Shatner and three other passengers lifted off at 10:49 a.m. Eastern time from a launch site in West Texas owned and operated by Jeff Bezos’s Blue Origin space company. The launch was the venture’s second human spaceflight mission, and it came three months after Bezos himself flew to space on his company’s New Shepard rocket.
Lasting just more than 10 minutes, the autonomous vehicle, named for Alan Shepard, the first American to reach space, climbed to a height of about 66 miles, four miles beyond one measurement of what is generally considered the edge of space. Aloft and free-floating above the Earth, the crew took in views of the planet below and the dark skies beyond while they experienced weightlessness for a few minutes.
The capsule then touched down under parachutes in the desert as the company celebrated what appeared to be another successful mission. Shatner, 90, became the oldest person to have visited space.
After the mission, an emotional and philosophical Shatner rhapsodized about the experience to Bezos, who greeted the crew at the landing site and opened the spacecraft’s hatch. (Bezos owns The Washington Post.)
Shatner compared tearing through the blue sky on the rocket to whipping a comfortable blanket off in the morning. “And you’re staring into blackness,” he said. “That’s the thing.”
The line of the atmosphere, “which is keeping us alive, is thinner than your skin,” he said. “It’s a sliver. It’s immeasurably small when you think in terms of the universe.”
The contrast of the bright colorful Earth and the inky vastness above was a metaphor for life and death, he said. “What you have given me is the most profound experience I can imagine,” he told Bezos. “I’m so filled with emotion about what just happened. It’s extraordinary. I hope I never recover from this. I hope I maintain what I feel now. I don’t want to lose it.”
The launch became part of a historic year in which the number of private astronauts who have reached space outnumber those sent to space by NASA, the start of a new dynamic that is beginning to open up space to ordinary people.
Shatner’s flight was the sixth human spaceflight mission this year carrying civilian astronauts who have not received government training. Earlier this year, Richard Branson’s Virgin Galactic flew its space plane to the edge of space twice — once in May with a pair of pilots, and a second in July with Branson himself, three other passengers and two pilots.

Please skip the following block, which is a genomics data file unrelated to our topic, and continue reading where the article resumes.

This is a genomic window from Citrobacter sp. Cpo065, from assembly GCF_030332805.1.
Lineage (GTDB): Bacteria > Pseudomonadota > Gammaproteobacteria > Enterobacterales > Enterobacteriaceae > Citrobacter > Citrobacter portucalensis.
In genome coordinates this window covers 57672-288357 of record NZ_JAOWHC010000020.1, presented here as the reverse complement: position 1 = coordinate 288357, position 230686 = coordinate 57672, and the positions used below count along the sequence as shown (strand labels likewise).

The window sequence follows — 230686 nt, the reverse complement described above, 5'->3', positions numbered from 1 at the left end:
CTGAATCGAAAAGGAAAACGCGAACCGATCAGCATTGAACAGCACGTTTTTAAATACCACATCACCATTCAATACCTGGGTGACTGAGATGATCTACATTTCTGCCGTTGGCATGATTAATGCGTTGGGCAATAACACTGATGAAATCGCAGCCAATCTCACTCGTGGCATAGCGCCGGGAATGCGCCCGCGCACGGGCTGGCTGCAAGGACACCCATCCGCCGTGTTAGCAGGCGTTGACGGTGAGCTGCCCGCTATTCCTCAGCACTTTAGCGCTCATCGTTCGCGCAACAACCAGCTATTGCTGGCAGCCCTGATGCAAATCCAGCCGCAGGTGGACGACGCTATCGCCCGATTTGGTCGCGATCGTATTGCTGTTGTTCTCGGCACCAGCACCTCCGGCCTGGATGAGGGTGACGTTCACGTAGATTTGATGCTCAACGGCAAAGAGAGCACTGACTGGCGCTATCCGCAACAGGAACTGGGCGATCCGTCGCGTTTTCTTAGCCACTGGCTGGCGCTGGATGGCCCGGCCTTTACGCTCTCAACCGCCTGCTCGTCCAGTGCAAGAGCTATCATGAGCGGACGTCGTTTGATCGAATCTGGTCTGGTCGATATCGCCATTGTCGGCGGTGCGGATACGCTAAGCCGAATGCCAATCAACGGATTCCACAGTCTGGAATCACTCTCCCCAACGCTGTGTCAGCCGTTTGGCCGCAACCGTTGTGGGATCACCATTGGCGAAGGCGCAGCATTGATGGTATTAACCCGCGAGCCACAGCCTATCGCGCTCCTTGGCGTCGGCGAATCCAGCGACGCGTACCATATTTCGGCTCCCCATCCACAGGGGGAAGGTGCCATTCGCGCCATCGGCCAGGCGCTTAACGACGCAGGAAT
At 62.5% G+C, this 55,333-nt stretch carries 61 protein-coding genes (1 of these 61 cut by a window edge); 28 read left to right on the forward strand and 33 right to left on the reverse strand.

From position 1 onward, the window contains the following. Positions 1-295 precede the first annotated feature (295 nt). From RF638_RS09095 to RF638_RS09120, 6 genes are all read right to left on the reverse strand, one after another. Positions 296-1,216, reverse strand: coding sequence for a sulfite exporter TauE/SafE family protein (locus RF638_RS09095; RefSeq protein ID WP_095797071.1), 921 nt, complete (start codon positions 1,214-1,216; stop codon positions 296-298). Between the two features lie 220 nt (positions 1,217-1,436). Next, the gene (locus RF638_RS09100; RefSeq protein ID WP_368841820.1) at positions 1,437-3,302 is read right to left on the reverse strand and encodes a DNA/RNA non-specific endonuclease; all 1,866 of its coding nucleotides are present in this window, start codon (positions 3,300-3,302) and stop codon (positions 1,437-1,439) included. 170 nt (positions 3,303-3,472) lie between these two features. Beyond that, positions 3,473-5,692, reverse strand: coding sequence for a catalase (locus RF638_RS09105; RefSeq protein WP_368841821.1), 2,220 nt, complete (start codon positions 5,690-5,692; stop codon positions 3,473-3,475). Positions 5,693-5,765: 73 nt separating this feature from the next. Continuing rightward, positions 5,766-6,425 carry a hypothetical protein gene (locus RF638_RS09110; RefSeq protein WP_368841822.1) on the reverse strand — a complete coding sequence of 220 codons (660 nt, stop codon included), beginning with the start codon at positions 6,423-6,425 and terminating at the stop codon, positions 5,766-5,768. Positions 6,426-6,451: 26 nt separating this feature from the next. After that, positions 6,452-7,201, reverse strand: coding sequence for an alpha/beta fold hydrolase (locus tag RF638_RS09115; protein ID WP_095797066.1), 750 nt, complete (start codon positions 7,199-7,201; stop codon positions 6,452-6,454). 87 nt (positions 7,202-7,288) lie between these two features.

And earlier this month, Russian actress Yulia Peresild and producer-director Klim Shipenko lifted off on a Russian rocket to shoot scenes for a film while aboard the International Space Station.
If all goes to plan, there could be as many as nine flights this year with amateur astronauts on board. Virgin Galactic has said it’s planning one more, as is Blue Origin, and Japanese billionaire Yusaku Maezawa and an assistant — who would document the flight — are scheduled to fly on the Russian Soyuz to the ISS. (More private astronaut missions are scheduled for next year, and Axiom Space plans to fly a crew of four to the ISS on a SpaceX rocket.)
With the completion of Shatner’s flight, 21 private citizens have been to space so far this year. (Virgin Galactic pilot Dave Mackay has been twice.) And more than a dozen other private astronauts could reach space by the end of the year, bringing the total to more than 30, depending on how many fill the seats of future flights and if they go off on schedule.
NASA, by contrast, planned just two human spaceflight missions this year on SpaceX’s Crew Dragon spacecraft. It flew a crew of four in April and has another flight scheduled for Oct. 30 that will also carry a four-member crew to the space station.
“I think, in 50 years, we’ll look back at this year and go, ‘This was the beginning of actually the public’s movement into space and the opening up of the space frontier,’ ” Chris Boshuizen, one of the passengers on Wednesday’s flight, told Fox Business Network this week. “So I think it’s a really exciting time to be doing this with this crew.”
On Blue Origin’s second spaceflight mission, Shatner was joined by Audrey Powers, who oversees the New Shepard program as vice president of mission and flight operations, and was a former flight controller at NASA. Also on the flight were two paying customers: Boshuizen, the co-founder of Planet, which deploys Earth observation satellites, and Glen de Vries, the co-founder of Medidata Solutions, which uses technology to help pharmaceutical and biotech companies.
It’s unclear how much they paid. Blue Origin is selling seats on its first flights to people who participated in an auction for a seat on the first flight before beginning regular ticket sales. (Virgin Galactic charges $450,000 for a seat on its suborbital space tourism flights.)
The company has said it takes all claims of harassment very seriously, investigates them and fires people when appropriate. It also said that the safety of the New Shepard system is rigorously tested and safe.
“Safety has always been our top priority,” Powers told “CBS This Morning” this week.
A former company official, who spoke on the condition of anonymity for fear of reprisal, was very critical of the company’s culture and leadership. But the person agreed that Blue Origin has thoroughly tested the system. “I would fly on it in a heartbeat,” the person said.
Before the flight, Shatner said he was looking forward to the flight, joking in a video clip posted by Boshuizen on Twitter on Tuesday: “I’m so ready, I’m thinking of jumping out of the capsule at apogee. That’s how ready I am.”
In another clip posted by Blue Origin, Shatner said he couldn’t wait to see Earth from above, “to see this gem, this warm, loving, nourishing planet.”
“I plan to be looking out the window with my nose pressed against the window,” he said. “The only thing I don’t want to see is a little gremlin looking back at me.”